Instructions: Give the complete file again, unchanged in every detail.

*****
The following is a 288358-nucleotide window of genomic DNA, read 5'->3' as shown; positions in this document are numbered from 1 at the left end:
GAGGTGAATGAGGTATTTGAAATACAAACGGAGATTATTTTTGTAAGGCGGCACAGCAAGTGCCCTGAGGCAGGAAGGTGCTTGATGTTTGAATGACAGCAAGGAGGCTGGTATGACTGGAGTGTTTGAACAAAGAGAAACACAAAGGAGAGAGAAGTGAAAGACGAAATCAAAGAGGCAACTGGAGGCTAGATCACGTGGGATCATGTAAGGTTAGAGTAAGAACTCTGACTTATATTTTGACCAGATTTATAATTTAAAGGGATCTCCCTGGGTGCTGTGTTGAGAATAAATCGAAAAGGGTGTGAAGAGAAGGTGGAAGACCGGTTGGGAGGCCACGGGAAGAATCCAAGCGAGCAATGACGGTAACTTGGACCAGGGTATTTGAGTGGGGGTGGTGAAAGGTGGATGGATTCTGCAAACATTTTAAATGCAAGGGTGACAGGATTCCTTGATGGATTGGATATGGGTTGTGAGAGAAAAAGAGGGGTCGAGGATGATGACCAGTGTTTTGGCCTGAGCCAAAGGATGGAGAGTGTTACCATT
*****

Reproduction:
The following is a 288358-nucleotide window of genomic DNA, read 5'->3' as shown; positions in this document are numbered from 1 at the left end:
GAGGTGAATGAGGTATTTGAAATACAAACGGAGATTATTTTTGTAAGGCGGCACAGCAAGTGCCCTGAGGCAGGAAGGTGCTTGATGTTTGAATGACAGCAAGGAGGCTGGTATGACTGGAGTGTTTGAACAAAGAGAAACACAAAGGAGAGAGAAGTGAAAGACGAAATCAAAGAGGCAACTGGAGGCTAGATCACGTGGGATCATGTAAGGTTAGAGTAAGAACTCTGACTTATATTTTGACCAGATTTATAATTTAAAGGGATCTCCCTGGGTGCTGTGTTGAGAATAAATCGAAAAGGGTGTGAAGAGAAGGTGGAAGACCGGTTGGGAGGCCACGGGAAGAATCCAAGCGAGCAATGACGGTAACTTGGACCAGGGTATTTGAGTGGGGGTGGTGAAAGGTGGATGGATTCTGCAAACATTTTAAATGCAAGGGTGACAGGATTCCTTGATGGATTGGATATGGGTTGTGAGAGAAAAAGAGGGGTCGAGGATGATGACCAGTGTTTTGGCCTGAGCCAAAGGATGGAGAGTGTTACCATT